Edmonton Airport launches live online service to assist visually impaired travelers

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Edmonton International Airport (EIA) in Alberta, Canada, has teamed up with tech developer Aira to launch an online service that provides live, real-time assistance to people with visual impairments.

EIA is now part of the Aira Airport Network and a designated facility within the Aira online app for users. When a visually impaired passenger arrives at the airport, they can use the app to call up a live agent who will guide them through the terminal using the camera on their smartphone. The agent can assist by reading information for passengers and navigating them through the airport, and can even support safety by encouraging physical distancing from other people where possible.

Steve Maybee, vice president of operations and infrastructure at EIA, said, “Air travel is a necessity not a luxury in our community, and using technology to support travel for everyone is something we’re committed to. With Aira, from curb to gate, our travelers who have visual impairments can now have a memorable airport experience, confidently and independently. We’re glad to partner with Aira and have this service available.

According to the Canadian Council for the Blind and its 2021 report, approximately 124,000 Albertans have mild to severe vision loss.

Wendy Edey, Edmonton resident and Aira user, said, “Thank you EIA for making the airport a free Aira access location. I will be flying this spring and as I am blind, I will be delighted to use Aira to help me find things in the airport while I wait for flights. Airline staff are always helpful, but once I make it through security to the gate I never want to bother anyone to help me find a washroom or something to eat. This service will help me be more independent and have a better experience.”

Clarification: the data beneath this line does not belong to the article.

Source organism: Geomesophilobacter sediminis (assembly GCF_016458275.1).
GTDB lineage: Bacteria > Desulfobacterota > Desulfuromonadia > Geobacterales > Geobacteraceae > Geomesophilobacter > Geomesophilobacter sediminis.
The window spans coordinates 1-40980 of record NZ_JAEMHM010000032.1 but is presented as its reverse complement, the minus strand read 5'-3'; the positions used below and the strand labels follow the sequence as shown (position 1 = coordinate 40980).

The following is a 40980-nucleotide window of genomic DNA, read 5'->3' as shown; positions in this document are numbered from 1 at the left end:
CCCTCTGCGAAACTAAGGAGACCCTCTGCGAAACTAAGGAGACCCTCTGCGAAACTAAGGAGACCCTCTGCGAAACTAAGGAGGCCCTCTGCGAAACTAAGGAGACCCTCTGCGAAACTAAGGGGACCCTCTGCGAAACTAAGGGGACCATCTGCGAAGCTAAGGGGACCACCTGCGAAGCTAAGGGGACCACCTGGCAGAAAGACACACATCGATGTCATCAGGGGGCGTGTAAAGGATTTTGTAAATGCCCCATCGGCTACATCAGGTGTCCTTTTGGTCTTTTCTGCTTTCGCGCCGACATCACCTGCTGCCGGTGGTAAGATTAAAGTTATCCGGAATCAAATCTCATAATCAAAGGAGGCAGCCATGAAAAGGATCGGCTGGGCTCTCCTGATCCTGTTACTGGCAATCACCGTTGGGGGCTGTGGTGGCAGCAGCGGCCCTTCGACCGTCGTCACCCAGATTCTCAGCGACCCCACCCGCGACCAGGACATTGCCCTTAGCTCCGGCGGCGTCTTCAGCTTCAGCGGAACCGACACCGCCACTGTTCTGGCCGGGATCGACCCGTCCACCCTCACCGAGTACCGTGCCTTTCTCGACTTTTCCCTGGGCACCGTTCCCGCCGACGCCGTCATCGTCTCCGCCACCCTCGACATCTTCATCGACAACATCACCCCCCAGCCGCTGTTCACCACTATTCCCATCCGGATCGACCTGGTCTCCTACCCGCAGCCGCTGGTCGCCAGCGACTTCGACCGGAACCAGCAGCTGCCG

Troy Otillio, CEO of Aira, added, “We are honored to work with EIA to help connect more people to our service – but more importantly to help make travel more accessible and inclusive to the broadest population. Our goal is to help more people live, work, learn and enjoy their lives more fully by giving them access to the visual information they need and deserve.”

EIA has several initiatives to support accessibility at the airport. This includes the Autism Aviators program to help passengers who have autism, as well as their parents and caregivers. EIA has an on-demand curbside assistance program and in 2020 converted a washroom into a pet relief station designed for service animals. EIA is working toward a visual paging system for passengers with hearing difficulties, and services are available in cooperation with airlines for passengers who need mobility assistance.

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Dan originally joined Passenger Terminal World in 2014 having spent the early years of his career in the recruitment industry. As online editor, he now produces daily content for the website and supports the editor with the publication of each exciting new issue. When he’s not reporting on the latest aviation news, Dan can be found on the golf course or apprehensively planning his next DIY project.

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